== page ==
Museum Workers Share Their Salaries and Urge Industry-Wide Reform

Transparency can be radical, especially in an industry as financially oblique as the art world. Last Friday, museum workers began contributing to a Google Spreadsheet documenting their place of employment, salary rates, and demographic details like race and gender. The data points offer crucial insight into the economic hierarchies inside some of the world’s most prestigious museums.

Entitled “Art/Museum Salary Transparency,” the spreadsheet has attracted more than 660 submissions after it was published just three days ago. The public push for disclosure adds to an insurgent movement of artists and museum workers who wish to address the economic inequalities manifest in cultural institutions. Tensions have increased in recent years as museums embark on multimillion-dollar expansion projects, arts staff unionize across the country, and activists scrutinize the ethics of institutional funding.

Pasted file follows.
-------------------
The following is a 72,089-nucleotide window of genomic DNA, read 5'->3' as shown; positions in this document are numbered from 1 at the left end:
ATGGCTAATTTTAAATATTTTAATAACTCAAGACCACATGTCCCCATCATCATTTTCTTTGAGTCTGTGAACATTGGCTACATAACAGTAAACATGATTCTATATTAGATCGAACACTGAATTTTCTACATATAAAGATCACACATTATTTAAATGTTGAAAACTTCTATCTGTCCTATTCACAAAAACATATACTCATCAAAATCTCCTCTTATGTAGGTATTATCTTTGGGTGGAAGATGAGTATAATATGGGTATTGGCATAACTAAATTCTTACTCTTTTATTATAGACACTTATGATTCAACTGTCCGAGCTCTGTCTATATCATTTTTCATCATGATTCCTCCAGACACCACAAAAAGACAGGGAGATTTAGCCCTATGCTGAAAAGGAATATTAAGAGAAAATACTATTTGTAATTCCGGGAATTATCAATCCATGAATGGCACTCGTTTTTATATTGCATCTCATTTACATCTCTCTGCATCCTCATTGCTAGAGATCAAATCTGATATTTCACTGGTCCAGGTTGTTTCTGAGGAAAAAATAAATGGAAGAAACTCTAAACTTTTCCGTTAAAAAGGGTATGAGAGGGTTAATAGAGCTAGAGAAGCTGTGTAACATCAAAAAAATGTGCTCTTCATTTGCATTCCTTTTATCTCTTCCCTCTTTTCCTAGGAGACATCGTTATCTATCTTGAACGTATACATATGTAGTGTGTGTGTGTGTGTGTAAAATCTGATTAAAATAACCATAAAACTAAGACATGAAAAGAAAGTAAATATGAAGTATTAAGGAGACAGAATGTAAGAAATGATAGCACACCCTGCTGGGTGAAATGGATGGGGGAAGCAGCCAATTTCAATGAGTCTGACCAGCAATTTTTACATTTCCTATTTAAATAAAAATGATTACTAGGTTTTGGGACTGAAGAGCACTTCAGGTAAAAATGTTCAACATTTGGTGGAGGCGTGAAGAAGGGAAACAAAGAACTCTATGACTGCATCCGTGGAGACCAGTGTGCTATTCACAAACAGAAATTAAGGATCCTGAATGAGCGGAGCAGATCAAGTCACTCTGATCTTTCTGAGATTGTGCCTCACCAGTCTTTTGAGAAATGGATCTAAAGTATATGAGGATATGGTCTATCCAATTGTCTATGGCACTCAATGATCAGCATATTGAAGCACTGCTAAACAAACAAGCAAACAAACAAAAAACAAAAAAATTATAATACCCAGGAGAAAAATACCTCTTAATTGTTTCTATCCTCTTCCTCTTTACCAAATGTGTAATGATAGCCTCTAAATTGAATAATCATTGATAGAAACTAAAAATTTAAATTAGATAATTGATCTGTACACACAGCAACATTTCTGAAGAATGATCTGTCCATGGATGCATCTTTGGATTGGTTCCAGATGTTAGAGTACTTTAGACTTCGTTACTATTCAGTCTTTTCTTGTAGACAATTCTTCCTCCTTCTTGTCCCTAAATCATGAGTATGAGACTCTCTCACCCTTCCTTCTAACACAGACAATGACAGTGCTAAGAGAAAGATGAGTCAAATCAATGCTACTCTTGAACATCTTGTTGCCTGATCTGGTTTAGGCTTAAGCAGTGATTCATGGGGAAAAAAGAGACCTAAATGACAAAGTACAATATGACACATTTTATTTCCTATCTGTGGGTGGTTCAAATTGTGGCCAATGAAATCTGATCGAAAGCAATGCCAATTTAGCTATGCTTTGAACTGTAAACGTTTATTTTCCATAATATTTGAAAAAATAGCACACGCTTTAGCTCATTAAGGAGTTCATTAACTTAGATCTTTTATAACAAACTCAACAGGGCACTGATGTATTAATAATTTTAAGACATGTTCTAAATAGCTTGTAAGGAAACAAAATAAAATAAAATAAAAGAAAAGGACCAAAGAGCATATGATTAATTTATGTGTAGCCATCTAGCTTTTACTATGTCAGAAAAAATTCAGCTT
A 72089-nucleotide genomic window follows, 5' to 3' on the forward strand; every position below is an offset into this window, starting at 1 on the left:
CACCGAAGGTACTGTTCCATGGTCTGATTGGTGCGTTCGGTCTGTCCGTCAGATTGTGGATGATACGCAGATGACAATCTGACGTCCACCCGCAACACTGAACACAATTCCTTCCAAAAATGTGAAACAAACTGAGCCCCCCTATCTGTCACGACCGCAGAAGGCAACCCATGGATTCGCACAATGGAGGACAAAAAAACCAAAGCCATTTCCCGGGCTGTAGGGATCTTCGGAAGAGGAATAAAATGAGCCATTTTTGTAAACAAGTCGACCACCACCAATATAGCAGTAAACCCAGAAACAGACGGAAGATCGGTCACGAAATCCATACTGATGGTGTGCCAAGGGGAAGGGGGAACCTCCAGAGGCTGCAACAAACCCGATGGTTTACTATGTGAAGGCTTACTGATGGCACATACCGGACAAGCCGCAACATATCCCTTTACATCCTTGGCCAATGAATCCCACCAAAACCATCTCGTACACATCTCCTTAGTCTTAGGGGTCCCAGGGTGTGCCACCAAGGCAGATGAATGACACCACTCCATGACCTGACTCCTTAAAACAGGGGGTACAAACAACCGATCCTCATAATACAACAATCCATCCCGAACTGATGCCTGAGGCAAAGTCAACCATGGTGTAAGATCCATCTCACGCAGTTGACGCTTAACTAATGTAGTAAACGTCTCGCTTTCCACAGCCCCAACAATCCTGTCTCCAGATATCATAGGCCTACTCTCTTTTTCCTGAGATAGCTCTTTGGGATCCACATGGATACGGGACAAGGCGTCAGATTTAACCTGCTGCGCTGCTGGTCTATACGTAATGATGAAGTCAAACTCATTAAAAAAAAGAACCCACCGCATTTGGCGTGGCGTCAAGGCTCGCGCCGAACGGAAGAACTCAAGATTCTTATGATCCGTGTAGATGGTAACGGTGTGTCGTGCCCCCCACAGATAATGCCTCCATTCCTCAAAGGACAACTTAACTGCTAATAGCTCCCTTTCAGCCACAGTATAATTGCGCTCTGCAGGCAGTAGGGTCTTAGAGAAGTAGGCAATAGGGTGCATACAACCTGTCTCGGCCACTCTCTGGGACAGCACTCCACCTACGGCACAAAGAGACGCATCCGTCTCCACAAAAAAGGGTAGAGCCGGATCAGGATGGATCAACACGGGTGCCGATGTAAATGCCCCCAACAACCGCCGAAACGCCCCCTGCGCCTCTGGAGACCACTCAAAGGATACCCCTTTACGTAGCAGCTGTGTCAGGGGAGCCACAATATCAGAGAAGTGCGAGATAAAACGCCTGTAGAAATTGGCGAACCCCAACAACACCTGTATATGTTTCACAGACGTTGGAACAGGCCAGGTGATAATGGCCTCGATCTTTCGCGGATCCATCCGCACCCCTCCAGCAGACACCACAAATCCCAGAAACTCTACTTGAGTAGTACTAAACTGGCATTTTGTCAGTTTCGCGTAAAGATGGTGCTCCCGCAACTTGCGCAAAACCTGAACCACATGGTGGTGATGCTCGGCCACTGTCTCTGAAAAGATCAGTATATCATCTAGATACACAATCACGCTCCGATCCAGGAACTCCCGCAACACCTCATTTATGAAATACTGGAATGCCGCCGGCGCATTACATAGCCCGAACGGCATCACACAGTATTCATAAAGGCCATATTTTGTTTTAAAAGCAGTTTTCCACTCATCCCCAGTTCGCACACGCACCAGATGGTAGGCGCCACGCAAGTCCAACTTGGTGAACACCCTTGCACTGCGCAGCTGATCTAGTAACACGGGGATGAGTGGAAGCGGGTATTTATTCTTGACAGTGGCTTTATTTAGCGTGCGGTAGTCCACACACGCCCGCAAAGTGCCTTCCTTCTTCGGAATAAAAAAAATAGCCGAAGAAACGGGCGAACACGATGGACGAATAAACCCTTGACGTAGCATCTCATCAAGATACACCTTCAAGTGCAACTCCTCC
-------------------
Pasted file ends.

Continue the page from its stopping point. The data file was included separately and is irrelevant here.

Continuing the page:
“Just be brave and add your information to the list,” suggests Michelle Millar Fisher, an assistant curator at the Philadelphia Museum of Art. She and her colleagues created the spreadsheet to increase solidarity among arts workers, many of whom struggle to make ends meet on their salaries alone. They were inspired by the Adjunct Project, Kimberly Drew’s keynote address at the 2019 American Alliance of Museums conference, and the ongoing POWarts salary survey.

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